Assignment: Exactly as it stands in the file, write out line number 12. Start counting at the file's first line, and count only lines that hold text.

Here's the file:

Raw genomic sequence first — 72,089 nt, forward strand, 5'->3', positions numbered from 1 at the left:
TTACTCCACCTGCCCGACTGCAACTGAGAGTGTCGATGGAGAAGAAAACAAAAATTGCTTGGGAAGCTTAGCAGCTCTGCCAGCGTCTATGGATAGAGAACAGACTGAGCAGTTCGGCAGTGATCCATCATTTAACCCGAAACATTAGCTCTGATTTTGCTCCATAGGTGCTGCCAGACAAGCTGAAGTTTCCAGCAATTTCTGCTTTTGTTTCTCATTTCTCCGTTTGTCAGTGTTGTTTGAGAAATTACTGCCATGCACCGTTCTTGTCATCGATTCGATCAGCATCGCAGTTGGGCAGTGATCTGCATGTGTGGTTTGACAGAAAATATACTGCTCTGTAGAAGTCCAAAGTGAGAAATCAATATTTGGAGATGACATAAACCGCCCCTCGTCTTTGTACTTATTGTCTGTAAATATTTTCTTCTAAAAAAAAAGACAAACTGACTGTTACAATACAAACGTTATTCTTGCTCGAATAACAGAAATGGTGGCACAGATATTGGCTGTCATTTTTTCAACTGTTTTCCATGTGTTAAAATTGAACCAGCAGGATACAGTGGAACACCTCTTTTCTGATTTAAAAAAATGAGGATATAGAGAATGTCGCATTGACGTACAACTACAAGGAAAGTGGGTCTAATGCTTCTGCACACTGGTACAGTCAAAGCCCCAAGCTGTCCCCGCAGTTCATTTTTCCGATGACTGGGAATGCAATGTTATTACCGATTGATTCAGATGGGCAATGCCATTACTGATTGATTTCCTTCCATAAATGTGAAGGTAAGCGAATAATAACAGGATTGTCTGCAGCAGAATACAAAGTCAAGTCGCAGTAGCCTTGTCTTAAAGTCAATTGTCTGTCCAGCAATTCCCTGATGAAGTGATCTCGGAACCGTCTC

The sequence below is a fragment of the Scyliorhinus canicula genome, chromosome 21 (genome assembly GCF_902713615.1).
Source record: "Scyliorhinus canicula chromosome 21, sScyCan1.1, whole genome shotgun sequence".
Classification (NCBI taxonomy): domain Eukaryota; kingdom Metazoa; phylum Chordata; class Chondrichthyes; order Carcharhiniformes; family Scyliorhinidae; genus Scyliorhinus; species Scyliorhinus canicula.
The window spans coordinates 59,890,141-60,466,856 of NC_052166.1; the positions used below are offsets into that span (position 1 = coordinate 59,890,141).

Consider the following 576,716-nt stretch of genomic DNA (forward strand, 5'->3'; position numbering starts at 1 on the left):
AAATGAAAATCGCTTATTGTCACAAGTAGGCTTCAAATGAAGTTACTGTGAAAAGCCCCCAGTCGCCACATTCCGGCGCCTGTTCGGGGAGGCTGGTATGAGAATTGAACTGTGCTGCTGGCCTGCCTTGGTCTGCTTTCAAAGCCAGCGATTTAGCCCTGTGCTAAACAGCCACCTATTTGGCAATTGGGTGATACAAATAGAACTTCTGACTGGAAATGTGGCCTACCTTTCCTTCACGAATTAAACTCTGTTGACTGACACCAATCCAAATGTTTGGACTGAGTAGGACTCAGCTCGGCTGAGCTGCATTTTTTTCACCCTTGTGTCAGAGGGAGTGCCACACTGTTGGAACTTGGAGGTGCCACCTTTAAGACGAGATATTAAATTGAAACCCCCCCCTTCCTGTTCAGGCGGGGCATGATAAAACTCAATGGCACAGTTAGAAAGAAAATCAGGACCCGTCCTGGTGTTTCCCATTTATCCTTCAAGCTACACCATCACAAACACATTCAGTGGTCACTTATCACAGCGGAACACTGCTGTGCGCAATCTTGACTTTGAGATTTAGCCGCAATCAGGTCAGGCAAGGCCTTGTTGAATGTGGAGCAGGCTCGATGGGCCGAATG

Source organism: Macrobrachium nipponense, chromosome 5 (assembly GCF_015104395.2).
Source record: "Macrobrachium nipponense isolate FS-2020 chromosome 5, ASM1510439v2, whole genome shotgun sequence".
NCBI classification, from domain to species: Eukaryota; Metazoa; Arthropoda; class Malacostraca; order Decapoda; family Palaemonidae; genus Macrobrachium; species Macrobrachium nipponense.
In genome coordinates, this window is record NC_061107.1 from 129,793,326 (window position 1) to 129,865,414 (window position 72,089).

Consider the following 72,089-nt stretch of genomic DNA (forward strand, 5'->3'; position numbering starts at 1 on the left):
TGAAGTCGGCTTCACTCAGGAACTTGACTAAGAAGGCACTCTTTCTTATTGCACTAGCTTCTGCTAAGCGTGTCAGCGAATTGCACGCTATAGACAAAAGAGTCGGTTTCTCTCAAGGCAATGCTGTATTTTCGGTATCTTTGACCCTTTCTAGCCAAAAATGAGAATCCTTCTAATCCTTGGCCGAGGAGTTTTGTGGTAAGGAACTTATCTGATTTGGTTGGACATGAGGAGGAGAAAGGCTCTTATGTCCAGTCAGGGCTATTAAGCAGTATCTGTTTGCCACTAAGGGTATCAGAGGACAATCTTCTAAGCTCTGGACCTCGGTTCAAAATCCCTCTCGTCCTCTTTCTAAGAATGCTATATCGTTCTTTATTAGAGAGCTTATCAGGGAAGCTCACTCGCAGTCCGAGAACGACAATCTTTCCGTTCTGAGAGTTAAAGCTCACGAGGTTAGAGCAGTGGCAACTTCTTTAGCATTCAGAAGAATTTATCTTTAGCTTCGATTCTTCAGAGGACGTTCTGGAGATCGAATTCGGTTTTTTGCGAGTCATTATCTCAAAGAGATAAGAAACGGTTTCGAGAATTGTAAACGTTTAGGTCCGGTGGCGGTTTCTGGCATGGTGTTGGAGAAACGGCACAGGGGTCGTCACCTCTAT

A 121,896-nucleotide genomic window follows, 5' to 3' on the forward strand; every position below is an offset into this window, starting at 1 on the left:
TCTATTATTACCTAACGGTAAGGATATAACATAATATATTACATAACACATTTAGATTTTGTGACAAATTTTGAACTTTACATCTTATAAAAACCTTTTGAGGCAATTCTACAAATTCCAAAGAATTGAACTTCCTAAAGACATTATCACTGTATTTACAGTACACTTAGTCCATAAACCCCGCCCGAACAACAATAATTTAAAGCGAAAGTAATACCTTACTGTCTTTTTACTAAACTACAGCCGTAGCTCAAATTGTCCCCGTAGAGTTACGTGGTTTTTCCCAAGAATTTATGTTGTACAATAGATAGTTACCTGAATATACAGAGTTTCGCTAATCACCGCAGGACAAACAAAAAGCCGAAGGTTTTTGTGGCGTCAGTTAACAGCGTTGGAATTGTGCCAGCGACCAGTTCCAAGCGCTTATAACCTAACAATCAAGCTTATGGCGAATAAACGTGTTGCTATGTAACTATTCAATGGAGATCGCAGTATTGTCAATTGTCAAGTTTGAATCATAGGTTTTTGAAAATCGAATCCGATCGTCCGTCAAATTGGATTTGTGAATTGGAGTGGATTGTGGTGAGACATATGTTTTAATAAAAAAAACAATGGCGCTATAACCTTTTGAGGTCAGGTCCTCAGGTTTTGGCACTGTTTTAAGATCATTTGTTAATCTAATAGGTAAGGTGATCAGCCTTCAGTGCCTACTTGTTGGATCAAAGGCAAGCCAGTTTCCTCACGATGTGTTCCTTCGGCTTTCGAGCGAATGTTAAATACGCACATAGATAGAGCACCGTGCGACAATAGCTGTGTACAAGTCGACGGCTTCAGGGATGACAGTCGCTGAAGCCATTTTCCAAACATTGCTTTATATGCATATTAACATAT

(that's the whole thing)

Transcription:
In genome coordinates, this window is record NC_061107.1 from 129,793,326 (window position 1) to 129,865,414 (window position 72,089).